The Distinguished Pathologists Award was presented this year to two individuals in recognition of their long-term, distinguished service in the development of the discipline of pathology and the USCAP.
Drs. Nathan Kaufman and Bernard Wagner were recognized by the Academy membership for their major and extensive contributions to pathology over the years. Please see the USCAP Website (www.uscap.org) for their biosketches.
Above: Ruta Gupta, The ADASP/USCAP Surgical Pathology award
Above: Anirban Maitra, Ramzi Cotran Young investigator award
Above: Jeremy Wallentine, J. Stephen Vogel award
Bernard and Pat Wagner, Distinguished Pathologists Award
Victor Reuter, President of USCAP for 2008-2009, and Brett Delahunt, President of the Australasian Division of IAP.
Chris Crum President of USCAP with Frank McKeon the Timely topics lecturer.
The President’s Award was presented this year to Dr. Jack Perry Strong. His dedication and work for the Academy and especially as long-standing Chair of the USCAP Finance Committee is way “above and beyond the call of duty”. He received a very lengthy and vibrant standing-ovation! (And deserved it!).
Please see the USCAP Website of the 2008 Annual Meeting for details about this outstanding and dedicated individual who has contributed so much to pathology world-wide. Jack has now resigned from the Finance Committee and his replacement is Dr. Peter Banks.
The F.K. Mostofi Distinguished Service Award went to Dr. Richard Fraser, Montreal for his important and extraordinary effort and success as President of the 2006 IAP Centennial Congress held in Montreal.
The Ramzi Cotran Young Investigator Award was presented to Dr. Anirban Maitra, from Johns Hopkins.
The Castleman Award (for the best published paper in the field of human pathology ) went to Dr. Laurence de Leval (Belgium) for her paper entitled: “The gene expression profile of nodal peripheral T-cell lymphoma demonstrates a molecular link between angioimmunoblastic T-cell lymphoma (AITL) and follicular helper T (Tfh) cells” in Blood 2007: 109: 4952-4963.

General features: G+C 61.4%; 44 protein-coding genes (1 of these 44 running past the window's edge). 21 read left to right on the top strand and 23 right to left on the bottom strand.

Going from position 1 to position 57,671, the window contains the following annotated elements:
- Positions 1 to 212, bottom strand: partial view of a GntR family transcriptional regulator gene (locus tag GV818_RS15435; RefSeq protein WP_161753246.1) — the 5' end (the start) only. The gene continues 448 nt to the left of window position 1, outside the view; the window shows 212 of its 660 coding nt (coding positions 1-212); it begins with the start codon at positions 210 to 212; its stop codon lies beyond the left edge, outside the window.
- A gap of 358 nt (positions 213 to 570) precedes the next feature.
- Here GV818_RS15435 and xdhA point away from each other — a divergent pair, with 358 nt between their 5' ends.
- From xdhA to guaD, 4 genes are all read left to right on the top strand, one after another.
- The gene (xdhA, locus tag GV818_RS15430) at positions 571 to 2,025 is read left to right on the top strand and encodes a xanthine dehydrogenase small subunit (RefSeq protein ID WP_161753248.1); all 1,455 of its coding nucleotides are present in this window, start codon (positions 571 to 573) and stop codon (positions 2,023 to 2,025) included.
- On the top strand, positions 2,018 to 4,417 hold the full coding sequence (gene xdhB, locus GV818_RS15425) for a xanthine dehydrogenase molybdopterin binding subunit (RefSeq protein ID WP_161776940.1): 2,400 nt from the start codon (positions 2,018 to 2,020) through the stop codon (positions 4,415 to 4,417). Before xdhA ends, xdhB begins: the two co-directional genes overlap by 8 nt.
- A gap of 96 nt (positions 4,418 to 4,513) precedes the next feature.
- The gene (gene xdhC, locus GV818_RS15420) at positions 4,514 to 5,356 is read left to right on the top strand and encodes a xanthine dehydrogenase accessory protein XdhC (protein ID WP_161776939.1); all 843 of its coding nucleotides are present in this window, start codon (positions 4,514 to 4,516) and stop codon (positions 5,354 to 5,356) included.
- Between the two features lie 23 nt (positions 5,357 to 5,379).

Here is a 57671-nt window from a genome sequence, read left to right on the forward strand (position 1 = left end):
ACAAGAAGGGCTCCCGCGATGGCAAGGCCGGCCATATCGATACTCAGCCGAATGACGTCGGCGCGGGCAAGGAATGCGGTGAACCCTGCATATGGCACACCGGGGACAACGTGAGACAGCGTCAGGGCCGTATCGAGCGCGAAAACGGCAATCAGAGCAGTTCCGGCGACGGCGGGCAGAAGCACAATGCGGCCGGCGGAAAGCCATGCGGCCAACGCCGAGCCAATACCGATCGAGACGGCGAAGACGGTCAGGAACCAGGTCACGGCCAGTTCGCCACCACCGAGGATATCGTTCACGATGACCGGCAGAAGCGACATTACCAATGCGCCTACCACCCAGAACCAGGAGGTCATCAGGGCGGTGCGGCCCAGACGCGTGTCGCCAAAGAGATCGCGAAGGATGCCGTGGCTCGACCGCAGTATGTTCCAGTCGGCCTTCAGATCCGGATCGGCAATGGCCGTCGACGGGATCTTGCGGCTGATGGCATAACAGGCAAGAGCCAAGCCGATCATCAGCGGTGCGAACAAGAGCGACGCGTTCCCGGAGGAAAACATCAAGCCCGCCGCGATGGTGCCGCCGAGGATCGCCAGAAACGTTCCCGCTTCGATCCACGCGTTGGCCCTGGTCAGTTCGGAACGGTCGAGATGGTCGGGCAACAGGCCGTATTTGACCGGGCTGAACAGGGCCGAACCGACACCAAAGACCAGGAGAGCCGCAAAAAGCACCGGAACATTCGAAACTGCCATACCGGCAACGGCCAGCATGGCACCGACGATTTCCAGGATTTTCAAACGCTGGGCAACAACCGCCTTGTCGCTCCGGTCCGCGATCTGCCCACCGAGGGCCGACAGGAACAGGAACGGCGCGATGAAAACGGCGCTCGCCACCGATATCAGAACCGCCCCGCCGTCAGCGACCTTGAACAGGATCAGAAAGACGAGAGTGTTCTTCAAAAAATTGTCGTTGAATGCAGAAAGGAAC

Above: Chris Fletcher, Maude Abbott lecturer
Above: Mike Wells retiring editor of Histopathology, Elizabeth Whelan, Blackwell publishing and Claude Cuvelier, Pres BDIAPBelow: Jack and Mihoko Strong, The President’s Awar
Above: History of Pathology companion meeting. Almost a full lecture room.
The F. Stephen Vogel Award (for the most outstanding paper published in an Academy journal by a pathologist-in-training ) went to Dr. Jeremy Wallentine (Univ. of Utah) for his paper entitled: “Comprehensive identification of proteins in Hodgkin lymphoma-derived Reed-Sternberg Cells by LM-MS/MS” in Laboratory Investigation: 2007 Nov; 87(11): 1113-1124, Epub 2007 Sep 17.
The Long Course entitled “Tumors of the Kidney and Urinary Bladder” by Drs. Eble and Grignon, Indiana University was attended by 658 registrants.
The syllabus consisted of 280 plus pages of notes, and included a CD packed full of hundreds of images. It will be published in Modern Pathology in 2009
Sixty half-day Short Courses were presented. An average of 81 pathologists attended each course. Virtually all of the Short Courses have CD’s, and many have “Virtual Slides”.
Two all-day Special Courses were offered:
A new one on “Basic Principles and Practice of Molecular Pathology in Cancer” was headed by Dr. Julia Bridge (Univ. Nebraska). It was “sold out” attracting a maximum room number of 326 registrants. This course has a CD in addition to the extensive syllabus.
The ongoing Advanced Molecular Pathology course (headed by Dr. Frederic Barr, Univ. of Pennsylvania) attracted 288 registrants and included a CD in addition to the extensive syllabus.
Twenty - Six Companion Societies presented their educational endeavors on Saturday night and Sunday.
The total registrations (number of attendees times the number of Companion Societies) was 2296. This year all of the Companion Society handouts were on our USCAP Website at least 2-3 weeks before the meeting.